The European Union flag flies in front of the Parthenon in Athens. Greece's EU partners are about to give it another massive bailout.
Louisa Gouliamaki /AFP/Getty Images
The important takeaway from this morning's news about Europe's financial mess:
It seems less likely that Greece will go bankrupt and more likely that it will get another international bailout that hopefully will shore up the nation's economy and prevent a domino-like tumble of other ailing European nations and the unsettling repercussions that could have for the U.S. economy.
"Greece took a big step toward staving off an imminent bankruptcy after securing the support of the vast majority of its bondholders in a critical bond swap that should pave the way for its second massive international bailout."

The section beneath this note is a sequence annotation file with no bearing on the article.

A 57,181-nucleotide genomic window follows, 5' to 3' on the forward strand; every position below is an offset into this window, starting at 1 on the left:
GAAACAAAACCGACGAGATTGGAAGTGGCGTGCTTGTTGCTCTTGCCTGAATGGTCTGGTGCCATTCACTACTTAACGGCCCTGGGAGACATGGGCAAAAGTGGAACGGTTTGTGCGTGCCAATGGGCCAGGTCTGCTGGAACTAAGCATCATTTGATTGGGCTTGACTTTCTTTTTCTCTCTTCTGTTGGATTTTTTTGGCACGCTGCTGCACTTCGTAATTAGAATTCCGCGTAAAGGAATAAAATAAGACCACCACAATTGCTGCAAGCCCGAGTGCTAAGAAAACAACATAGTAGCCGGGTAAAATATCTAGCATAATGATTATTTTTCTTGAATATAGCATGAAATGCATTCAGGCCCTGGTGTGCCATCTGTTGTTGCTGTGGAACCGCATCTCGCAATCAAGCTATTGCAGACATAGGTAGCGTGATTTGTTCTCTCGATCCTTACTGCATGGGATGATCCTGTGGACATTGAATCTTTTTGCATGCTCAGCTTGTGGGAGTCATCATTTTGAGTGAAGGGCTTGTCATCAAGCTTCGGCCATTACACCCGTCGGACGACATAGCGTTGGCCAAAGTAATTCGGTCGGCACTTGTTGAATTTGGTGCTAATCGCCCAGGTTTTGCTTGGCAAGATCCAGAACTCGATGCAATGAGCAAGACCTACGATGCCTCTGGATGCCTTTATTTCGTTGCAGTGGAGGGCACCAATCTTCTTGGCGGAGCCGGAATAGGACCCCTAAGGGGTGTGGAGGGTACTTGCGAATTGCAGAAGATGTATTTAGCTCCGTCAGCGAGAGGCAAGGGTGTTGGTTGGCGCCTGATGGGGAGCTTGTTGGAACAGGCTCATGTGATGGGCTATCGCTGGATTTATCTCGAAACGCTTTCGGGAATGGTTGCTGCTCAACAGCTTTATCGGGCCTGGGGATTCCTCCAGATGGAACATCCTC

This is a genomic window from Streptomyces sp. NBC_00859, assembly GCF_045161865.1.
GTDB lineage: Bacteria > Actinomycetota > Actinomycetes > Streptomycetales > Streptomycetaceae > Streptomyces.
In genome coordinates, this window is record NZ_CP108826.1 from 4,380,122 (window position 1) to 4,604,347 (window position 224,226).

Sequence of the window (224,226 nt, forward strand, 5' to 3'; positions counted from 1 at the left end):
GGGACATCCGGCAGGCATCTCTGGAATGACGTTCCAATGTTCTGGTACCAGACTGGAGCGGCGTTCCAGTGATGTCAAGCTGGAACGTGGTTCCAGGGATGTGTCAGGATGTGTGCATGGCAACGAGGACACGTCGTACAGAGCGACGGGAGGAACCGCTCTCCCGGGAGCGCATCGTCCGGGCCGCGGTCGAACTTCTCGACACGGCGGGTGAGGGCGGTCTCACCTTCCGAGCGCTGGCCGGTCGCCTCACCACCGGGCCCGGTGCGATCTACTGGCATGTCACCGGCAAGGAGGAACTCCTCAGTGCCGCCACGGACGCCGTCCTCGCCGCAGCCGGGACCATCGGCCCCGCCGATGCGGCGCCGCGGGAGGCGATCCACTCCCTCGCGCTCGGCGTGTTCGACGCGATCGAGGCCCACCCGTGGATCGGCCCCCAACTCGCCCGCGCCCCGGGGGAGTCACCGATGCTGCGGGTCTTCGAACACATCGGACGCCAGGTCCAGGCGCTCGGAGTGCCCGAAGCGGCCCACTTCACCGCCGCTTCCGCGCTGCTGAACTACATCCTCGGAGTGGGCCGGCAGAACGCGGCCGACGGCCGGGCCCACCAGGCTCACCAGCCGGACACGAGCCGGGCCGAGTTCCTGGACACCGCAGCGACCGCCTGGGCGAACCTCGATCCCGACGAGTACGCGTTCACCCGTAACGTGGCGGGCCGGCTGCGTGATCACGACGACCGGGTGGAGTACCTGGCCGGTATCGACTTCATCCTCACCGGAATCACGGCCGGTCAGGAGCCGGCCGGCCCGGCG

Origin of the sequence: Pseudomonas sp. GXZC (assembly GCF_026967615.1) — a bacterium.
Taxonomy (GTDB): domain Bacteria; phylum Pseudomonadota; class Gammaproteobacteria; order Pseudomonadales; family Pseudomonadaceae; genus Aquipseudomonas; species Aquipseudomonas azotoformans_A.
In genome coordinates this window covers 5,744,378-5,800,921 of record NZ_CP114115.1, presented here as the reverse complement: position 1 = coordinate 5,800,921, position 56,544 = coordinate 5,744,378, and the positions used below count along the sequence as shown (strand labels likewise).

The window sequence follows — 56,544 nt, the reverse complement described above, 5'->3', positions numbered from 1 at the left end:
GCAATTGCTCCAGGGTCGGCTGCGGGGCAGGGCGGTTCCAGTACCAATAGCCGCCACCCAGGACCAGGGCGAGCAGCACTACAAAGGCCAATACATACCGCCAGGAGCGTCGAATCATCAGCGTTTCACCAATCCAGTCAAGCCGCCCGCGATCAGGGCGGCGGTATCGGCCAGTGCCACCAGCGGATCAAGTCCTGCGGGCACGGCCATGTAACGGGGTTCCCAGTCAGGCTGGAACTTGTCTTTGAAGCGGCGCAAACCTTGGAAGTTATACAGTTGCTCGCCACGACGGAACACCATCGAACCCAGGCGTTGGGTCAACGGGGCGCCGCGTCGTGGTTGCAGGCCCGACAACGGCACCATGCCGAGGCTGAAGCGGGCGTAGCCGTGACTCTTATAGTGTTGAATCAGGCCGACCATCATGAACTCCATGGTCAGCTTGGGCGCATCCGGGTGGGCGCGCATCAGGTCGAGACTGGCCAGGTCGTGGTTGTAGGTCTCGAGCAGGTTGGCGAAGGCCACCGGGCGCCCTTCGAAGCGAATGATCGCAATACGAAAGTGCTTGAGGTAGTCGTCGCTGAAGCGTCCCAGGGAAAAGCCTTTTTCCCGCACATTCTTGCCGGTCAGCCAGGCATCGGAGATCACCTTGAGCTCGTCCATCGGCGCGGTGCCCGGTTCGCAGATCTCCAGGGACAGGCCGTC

That bailout from other eurozone nations and the International Monetary Fund is expected to total about $172 billion.
"Just over 80 percent of Greece's private-sector creditors had agreed by a Thursday evening deadline to turn in their bonds for new ones with less than half the face value, touching off a massive debt swap that marks a seminal moment in Europe's long-frustrated efforts to rescue its most financially vulnerable nation."